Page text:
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GAO Finds Lack of Coordination on Federal IT Guidance

The Office of Management and Budget (OMB) and the General Services Administration (GSA) both develop guidance to assist with federal IT projects and acquisitions. A review by the Government Accountability Office (GAO) has found that these two agencies don’t always coordinate on the IT guidance that they develop for the rest of the federal government. 

Federal agencies spend more than $100 billion annually on IT to improve mission delivery and support; and enhance infrastructure, security, and management. For fiscal year 2021, 26 federal agencies reported 7,806 information technology (IT) investments on the federal IT Dashboard, a public website that OMB launched in 2009. OMB requires agencies to report their IT investments on the dashboard and categorize them in various ways that help describe their purpose. For fiscal year 2021, agencies reported their investments in one of three portfolio categories: IT infrastructure, security, and management (45 percent); mission delivery (37 percent); and mission support services (18 percent). Additionally, agencies are to classify each of their investments under one of 225 different service categories. The two service categories with the highest planned fiscal year 2021 spending were IT infrastructure ($17.9 billion) and health care delivery services ($3.9 billion).

Over the past 10 years, GAO has issued 12 reports that included 275 recommendations to agencies to address issues related to duplicative IT, such as weaknesses in the processes agencies used to reduce contract duplication. GAO also made 117 recommendations in six reports to address issues related to IT management roles and responsibilities, such as unclear responsibilities for chief information officers and acquisition officials. As of October 2021, agencies had implemented a total of 290 (74 percent) of the recommendations. Implementing the remaining 102 would provide agencies greater assurance that they are effectively managing IT acquisitions and operations.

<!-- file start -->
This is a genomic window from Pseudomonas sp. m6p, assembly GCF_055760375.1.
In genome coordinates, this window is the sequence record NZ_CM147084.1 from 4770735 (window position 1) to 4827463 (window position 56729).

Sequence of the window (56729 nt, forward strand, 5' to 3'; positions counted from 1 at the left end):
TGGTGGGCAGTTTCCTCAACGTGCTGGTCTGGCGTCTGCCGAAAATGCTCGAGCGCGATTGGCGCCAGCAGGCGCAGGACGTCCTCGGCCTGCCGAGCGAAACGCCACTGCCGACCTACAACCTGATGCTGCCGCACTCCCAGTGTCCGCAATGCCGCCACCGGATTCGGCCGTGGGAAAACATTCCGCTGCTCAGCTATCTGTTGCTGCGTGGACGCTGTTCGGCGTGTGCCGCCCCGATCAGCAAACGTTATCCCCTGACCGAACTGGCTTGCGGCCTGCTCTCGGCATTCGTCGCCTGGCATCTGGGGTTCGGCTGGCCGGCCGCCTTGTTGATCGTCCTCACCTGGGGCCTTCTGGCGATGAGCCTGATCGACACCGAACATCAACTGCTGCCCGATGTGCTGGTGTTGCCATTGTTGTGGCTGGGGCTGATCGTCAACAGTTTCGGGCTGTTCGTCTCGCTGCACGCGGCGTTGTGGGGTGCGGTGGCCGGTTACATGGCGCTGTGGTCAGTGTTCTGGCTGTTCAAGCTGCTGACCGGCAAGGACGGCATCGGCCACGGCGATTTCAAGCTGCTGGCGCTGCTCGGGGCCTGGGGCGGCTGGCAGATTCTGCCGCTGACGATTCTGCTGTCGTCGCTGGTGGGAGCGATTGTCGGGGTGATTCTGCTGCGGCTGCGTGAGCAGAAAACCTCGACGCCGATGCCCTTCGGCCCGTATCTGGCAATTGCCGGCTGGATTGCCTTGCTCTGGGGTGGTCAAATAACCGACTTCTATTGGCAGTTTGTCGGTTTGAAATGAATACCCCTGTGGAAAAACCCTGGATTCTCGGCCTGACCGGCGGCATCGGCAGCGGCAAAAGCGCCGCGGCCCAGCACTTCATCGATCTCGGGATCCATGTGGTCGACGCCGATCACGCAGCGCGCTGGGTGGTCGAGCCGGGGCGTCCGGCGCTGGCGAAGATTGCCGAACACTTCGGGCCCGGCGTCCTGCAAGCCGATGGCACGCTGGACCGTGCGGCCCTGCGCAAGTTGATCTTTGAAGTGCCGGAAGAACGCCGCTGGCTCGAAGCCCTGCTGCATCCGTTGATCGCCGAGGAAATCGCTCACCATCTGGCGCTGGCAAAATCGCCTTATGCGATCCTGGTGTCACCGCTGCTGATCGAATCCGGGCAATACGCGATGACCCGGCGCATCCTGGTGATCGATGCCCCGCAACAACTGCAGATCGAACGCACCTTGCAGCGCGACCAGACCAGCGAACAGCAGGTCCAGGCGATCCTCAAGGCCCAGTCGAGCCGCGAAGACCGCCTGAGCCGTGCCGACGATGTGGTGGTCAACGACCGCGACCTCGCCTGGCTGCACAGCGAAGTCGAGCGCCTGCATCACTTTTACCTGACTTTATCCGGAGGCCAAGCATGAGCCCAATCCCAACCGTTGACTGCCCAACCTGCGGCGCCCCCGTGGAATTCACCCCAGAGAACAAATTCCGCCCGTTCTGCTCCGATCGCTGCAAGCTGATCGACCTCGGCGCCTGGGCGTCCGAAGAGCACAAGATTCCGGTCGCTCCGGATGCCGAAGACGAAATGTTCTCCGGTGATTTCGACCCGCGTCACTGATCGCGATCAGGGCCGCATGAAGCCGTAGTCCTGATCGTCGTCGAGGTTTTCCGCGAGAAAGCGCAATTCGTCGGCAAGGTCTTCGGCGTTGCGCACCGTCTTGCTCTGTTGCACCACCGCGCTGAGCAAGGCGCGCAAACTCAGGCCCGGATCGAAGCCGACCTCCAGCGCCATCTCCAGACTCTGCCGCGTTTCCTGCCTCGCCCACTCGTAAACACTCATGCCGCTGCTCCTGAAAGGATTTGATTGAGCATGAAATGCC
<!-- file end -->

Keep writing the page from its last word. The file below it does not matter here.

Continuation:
OMB’s U.S. Digital Service (USDS) and the GSA’s 18F program offices help agencies deliver digital services, such as public facing websites and on-line benefit applications. These offices conduct similar activities to fulfill their missions, such as providing IT expertise on agencies’ projects, recruiting IT experts, and developing guidance to assist agencies. Although USDS and 18F coordinated on projects and recruiting efforts, they did not always do so to avoid developing duplicative IT guidance. Specifically, neither entity had an established, documented coordination approach, even though they had issued guidance on the same IT acquisition and development topics with similar content. USDS and 18F officials acknowledged the need to improve guidance coordination, but did not have specific plans to do so. Documenting a coordinated approach for developing and issuing guidance would reduce the risk of overlap and duplication, and the potential for conflicting information.

GAO is making two recommendations, one each to OMB and GSA, to establish and document an approach to coordinate on IT guidance provided to agencies. OMB and GSA generally concurred and said they have begun meeting to develop new processes to ensure future coordination between the two programs.

Read the full report at GAO

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The Government Technology & Services Coalition's Homeland Security Today (HSToday) is the premier news and information resource for the homeland security community, dedicated to elevating the discussions and insights that can support a safe and secure nation. A non-profit magazine and media platform, HSToday provides readers with the whole story, placing facts and comments in context to inform debate and drive realistic solutions to some of the nation’s most vexing security challenges.

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